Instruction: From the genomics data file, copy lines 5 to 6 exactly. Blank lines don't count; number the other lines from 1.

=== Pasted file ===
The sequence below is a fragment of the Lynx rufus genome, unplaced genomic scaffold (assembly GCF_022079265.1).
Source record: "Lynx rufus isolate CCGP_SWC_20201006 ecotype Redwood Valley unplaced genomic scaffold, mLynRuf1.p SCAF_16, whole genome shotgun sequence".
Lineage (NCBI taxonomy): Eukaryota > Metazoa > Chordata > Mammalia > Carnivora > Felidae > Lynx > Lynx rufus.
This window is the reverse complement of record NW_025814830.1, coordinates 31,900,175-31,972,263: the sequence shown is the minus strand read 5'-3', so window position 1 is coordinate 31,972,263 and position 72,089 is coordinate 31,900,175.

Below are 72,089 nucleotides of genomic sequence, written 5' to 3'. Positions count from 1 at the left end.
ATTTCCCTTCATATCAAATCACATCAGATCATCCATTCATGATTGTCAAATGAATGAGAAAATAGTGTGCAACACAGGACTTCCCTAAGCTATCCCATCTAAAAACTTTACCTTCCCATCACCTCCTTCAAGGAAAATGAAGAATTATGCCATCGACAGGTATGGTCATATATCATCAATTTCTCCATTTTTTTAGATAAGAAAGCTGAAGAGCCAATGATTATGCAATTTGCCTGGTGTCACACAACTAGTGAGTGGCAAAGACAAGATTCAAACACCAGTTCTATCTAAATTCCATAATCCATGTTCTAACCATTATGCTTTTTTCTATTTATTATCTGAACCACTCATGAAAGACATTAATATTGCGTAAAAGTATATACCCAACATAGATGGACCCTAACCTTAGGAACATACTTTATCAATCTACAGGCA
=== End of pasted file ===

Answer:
Below are 72,089 nucleotides of genomic sequence, written 5' to 3'. Positions count from 1 at the left end.
ATTTCCCTTCATATCAAATCACATCAGATCATCCATTCATGATTGTCAAATGAATGAGAAAATAGTGTGCAACACAGGACTTCCCTAAGCTATCCCATCTAAAAACTTTACCTTCCCATCACCTCCTTCAAGGAAAATGAAGAATTATGCCATCGACAGGTATGGTCATATATCATCAATTTCTCCATTTTTTTAGATAAGAAAGCTGAAGAGCCAATGATTATGCAATTTGCCTGGTGTCACACAACTAGTGAGTGGCAAAGACAAGATTCAAACACCAGTTCTATCTAAATTCCATAATCCATGTTCTAACCATTATGCTTTTTTCTATTTATTATCTGAACCACTCATGAAAGACATTAATATTGCGTAAAAGTATATACCCAACATAGATGGACCCTAACCTTAGGAACATACTTTATCAATCTACAGGCA